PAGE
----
2. Look at the financial and non-financial contributions during the relationship;
  3. Look at the current and future needs of individuals (children, caring responsibilities, employment, health etc.); and
  4. Ensure the property split is just and equitable.

Financial Disclosure Process

The financial disclosure process is the duty for both parties to provide full and frank disclosure of all assets and liabilities. There is a requirement to provide:

  • Financial evidence of all assets – funds in cash/bank, real estate, vehicles and marine craft, personal items of value such as jewellery, inheritances, superannuation, shares or interest in any businesses, or any other financial resources including benefits.
  • Financial evidence of all debts – credit cards, mortgages, personal loans, unpaid accounts/bills, outstanding tax liabilities etc.
  • Details of any assets that have been transferred, gifted or disposed of, in the year prior to separation.

Whilst many people believe that the breadwinner made more significant contributions than the person who stayed home and cared for the children, this belief is incorrect. The financial and non-financial contributions of the breadwinner and full-time carer of the children are considered to be equal.

There are significant consequences if it is found that assets or income have been hidden as part of this process.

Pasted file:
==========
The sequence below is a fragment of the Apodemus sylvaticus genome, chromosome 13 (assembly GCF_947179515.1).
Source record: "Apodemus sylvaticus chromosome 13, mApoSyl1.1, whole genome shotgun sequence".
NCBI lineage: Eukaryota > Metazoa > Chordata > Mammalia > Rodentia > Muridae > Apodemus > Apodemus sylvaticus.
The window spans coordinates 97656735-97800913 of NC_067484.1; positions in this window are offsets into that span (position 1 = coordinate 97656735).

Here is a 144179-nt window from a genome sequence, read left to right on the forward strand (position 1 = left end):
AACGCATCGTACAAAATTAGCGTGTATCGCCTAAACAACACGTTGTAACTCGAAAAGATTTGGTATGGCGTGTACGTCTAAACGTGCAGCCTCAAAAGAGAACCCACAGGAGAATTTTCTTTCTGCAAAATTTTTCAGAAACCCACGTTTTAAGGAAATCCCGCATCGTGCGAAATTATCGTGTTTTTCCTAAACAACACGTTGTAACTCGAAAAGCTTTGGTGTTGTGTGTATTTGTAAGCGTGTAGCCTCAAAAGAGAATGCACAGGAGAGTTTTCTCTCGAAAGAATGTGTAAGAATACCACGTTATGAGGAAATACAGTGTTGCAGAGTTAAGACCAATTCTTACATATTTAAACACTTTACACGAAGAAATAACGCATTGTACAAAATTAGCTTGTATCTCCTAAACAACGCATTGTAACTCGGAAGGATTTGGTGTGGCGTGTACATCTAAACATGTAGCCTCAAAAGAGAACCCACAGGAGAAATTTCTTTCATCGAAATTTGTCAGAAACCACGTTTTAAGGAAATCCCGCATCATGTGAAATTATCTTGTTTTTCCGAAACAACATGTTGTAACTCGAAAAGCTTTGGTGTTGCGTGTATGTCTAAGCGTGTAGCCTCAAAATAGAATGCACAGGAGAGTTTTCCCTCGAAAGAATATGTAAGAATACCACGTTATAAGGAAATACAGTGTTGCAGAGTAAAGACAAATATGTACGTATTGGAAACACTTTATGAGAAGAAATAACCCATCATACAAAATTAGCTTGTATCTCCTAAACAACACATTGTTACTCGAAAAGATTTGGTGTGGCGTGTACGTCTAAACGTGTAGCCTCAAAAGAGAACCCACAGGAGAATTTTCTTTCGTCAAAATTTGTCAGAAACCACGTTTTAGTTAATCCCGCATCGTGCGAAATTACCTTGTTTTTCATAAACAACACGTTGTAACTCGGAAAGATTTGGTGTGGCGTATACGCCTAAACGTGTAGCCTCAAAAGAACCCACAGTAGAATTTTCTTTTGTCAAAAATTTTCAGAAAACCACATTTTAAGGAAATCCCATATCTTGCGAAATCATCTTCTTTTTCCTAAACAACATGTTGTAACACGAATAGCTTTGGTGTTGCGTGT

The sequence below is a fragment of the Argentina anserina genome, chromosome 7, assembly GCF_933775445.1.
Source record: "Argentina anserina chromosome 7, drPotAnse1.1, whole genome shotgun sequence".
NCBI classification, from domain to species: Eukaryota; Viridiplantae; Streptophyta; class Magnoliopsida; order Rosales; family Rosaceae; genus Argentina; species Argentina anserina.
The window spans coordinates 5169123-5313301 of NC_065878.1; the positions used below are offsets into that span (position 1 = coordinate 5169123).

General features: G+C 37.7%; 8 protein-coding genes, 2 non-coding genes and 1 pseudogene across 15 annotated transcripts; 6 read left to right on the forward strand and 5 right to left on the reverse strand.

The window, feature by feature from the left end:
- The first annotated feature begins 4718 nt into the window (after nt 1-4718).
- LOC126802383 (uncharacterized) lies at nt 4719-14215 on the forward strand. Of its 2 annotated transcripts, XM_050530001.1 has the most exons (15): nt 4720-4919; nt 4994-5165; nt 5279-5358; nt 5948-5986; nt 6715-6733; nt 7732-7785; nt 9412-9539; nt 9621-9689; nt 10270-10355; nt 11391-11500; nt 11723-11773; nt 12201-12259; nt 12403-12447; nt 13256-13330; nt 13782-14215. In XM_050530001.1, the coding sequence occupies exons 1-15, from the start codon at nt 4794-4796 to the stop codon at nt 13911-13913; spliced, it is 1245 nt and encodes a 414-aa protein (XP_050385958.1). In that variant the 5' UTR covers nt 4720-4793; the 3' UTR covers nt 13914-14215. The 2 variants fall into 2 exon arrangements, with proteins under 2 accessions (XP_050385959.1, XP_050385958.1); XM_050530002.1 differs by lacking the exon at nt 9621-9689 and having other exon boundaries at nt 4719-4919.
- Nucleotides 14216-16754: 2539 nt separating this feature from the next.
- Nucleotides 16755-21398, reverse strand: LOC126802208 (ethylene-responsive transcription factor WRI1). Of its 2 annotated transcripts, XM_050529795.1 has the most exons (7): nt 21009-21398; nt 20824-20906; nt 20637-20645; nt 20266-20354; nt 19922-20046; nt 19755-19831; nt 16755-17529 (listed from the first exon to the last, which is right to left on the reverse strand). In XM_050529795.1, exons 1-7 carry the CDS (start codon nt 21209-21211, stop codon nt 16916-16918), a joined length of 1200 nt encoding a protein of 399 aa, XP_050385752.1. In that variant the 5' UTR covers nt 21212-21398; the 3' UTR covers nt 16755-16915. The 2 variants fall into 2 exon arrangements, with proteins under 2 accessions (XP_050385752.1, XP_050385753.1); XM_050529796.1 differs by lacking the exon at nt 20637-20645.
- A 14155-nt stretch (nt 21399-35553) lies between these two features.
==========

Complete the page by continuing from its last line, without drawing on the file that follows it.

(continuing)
Financial & Non-Financial Contributions

Once the ‘net asset pool’ is confirmed, then the contributions of both people are considered, taking into account what they brought into the relationship and their contributions during the relationship. These include:

  • Direct financial contributions including property, savings and the wage or salary of each person
  • The indirect or non-financial contributions of each person. For example, role of homemaker, recipient of inheritance, involvement in renovation or improvement of property.

Whilst many people believe that the breadwinner made more significant contributions than the person who stayed home and cared for the children, this belief is incorrect. The financial and non-financial contributions of the breadwinner and full-time carer of the children are considered to be equal.

Sometimes, contributions made post-separation will also be taken into account.

Current & Future Needs

Before dividing the asset pool, the law takes into consideration the future needs of both parties and their children.